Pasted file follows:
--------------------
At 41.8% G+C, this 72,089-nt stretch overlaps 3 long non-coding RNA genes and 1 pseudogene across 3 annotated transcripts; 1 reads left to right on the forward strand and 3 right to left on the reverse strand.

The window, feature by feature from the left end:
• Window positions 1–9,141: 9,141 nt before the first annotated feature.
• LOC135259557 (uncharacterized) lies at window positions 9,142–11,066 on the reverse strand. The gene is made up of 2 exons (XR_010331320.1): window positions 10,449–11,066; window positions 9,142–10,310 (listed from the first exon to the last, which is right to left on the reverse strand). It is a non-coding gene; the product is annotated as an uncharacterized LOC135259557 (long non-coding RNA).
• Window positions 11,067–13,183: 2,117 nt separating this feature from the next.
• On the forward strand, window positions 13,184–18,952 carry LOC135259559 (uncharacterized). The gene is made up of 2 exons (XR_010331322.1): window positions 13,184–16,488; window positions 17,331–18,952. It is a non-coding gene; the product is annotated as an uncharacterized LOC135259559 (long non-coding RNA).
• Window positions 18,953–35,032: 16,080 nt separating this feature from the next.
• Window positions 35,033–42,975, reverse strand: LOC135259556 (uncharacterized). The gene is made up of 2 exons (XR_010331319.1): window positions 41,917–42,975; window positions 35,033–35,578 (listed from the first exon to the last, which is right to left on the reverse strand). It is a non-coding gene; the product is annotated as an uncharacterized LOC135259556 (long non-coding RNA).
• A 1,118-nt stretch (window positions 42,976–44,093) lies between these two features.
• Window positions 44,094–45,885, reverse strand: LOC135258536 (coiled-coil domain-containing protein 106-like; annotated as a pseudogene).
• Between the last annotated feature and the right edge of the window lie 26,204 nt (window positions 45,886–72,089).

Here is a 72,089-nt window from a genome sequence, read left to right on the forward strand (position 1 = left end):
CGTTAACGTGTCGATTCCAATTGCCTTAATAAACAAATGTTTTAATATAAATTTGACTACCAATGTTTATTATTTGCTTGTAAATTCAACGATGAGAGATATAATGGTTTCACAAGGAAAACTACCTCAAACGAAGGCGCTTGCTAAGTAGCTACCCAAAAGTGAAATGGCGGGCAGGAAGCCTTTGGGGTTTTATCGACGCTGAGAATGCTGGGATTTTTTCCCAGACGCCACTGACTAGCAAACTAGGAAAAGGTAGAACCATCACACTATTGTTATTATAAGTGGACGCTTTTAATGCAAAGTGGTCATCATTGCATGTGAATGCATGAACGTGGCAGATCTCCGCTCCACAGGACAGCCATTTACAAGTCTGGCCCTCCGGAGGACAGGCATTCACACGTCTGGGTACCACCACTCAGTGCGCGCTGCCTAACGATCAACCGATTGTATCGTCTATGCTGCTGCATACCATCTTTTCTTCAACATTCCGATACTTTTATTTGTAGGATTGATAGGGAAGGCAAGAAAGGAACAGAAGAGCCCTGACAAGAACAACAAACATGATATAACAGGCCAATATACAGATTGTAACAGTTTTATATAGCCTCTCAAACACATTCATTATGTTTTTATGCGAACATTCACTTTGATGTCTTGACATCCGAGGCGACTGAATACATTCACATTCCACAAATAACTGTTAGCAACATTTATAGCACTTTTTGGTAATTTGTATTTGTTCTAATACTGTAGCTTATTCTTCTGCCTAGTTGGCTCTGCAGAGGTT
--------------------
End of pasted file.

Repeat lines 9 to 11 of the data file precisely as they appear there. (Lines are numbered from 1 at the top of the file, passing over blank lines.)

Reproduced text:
• A 1,118-nt stretch (window positions 42,976–44,093) lies between these two features.
• Window positions 44,094–45,885, reverse strand: LOC135258536 (coiled-coil domain-containing protein 106-like; annotated as a pseudogene).
• Between the last annotated feature and the right edge of the window lie 26,204 nt (window positions 45,886–72,089).